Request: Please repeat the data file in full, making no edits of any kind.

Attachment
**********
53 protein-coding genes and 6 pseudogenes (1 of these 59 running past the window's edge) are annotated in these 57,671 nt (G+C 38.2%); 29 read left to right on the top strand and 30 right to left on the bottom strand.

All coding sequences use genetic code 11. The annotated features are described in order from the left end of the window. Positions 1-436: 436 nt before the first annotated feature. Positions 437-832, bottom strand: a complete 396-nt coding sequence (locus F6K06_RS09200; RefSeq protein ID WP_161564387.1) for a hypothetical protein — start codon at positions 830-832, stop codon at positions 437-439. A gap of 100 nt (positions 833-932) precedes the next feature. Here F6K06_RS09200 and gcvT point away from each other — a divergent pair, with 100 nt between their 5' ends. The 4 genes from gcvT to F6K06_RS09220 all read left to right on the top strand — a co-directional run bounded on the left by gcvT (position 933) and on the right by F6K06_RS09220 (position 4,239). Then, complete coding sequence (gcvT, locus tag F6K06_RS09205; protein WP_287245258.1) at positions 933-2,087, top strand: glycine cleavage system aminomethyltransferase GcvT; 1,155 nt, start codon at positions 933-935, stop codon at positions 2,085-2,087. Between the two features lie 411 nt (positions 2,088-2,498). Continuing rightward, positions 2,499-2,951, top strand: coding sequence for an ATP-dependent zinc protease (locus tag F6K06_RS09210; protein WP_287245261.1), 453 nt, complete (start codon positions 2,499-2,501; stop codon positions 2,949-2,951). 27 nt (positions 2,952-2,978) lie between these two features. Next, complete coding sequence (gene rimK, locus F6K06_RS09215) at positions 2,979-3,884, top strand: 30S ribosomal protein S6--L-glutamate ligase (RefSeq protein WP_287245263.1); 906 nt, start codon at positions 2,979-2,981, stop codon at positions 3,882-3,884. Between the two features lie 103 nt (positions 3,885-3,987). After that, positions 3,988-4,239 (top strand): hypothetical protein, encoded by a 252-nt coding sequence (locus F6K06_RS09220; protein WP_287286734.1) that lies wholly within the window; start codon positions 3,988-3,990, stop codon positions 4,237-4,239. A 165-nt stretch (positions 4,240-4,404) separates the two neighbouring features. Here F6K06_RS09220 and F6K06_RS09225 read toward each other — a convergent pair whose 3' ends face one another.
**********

53 protein-coding genes and 6 pseudogenes (1 of these 59 running past the window's edge) are annotated in these 57,671 nt (G+C 38.2%); 29 read left to right on the top strand and 30 right to left on the bottom strand.

All coding sequences use genetic code 11. The annotated features are described in order from the left end of the window. Positions 1-436: 436 nt before the first annotated feature. Positions 437-832, bottom strand: a complete 396-nt coding sequence (locus F6K06_RS09200; RefSeq protein ID WP_161564387.1) for a hypothetical protein — start codon at positions 830-832, stop codon at positions 437-439. A gap of 100 nt (positions 833-932) precedes the next feature. Here F6K06_RS09200 and gcvT point away from each other — a divergent pair, with 100 nt between their 5' ends. The 4 genes from gcvT to F6K06_RS09220 all read left to right on the top strand — a co-directional run bounded on the left by gcvT (position 933) and on the right by F6K06_RS09220 (position 4,239). Then, complete coding sequence (gcvT, locus tag F6K06_RS09205; protein WP_287245258.1) at positions 933-2,087, top strand: glycine cleavage system aminomethyltransferase GcvT; 1,155 nt, start codon at positions 933-935, stop codon at positions 2,085-2,087. Between the two features lie 411 nt (positions 2,088-2,498). Continuing rightward, positions 2,499-2,951, top strand: coding sequence for an ATP-dependent zinc protease (locus tag F6K06_RS09210; protein WP_287245261.1), 453 nt, complete (start codon positions 2,499-2,501; stop codon positions 2,949-2,951). 27 nt (positions 2,952-2,978) lie between these two features. Next, complete coding sequence (gene rimK, locus F6K06_RS09215) at positions 2,979-3,884, top strand: 30S ribosomal protein S6--L-glutamate ligase (RefSeq protein WP_287245263.1); 906 nt, start codon at positions 2,979-2,981, stop codon at positions 3,882-3,884. Between the two features lie 103 nt (positions 3,885-3,987). After that, positions 3,988-4,239 (top strand): hypothetical protein, encoded by a 252-nt coding sequence (locus F6K06_RS09220; protein WP_287286734.1) that lies wholly within the window; start codon positions 3,988-3,990, stop codon positions 4,237-4,239. A 165-nt stretch (positions 4,240-4,404) separates the two neighbouring features. Here F6K06_RS09220 and F6K06_RS09225 read toward each other — a convergent pair whose 3' ends face one another.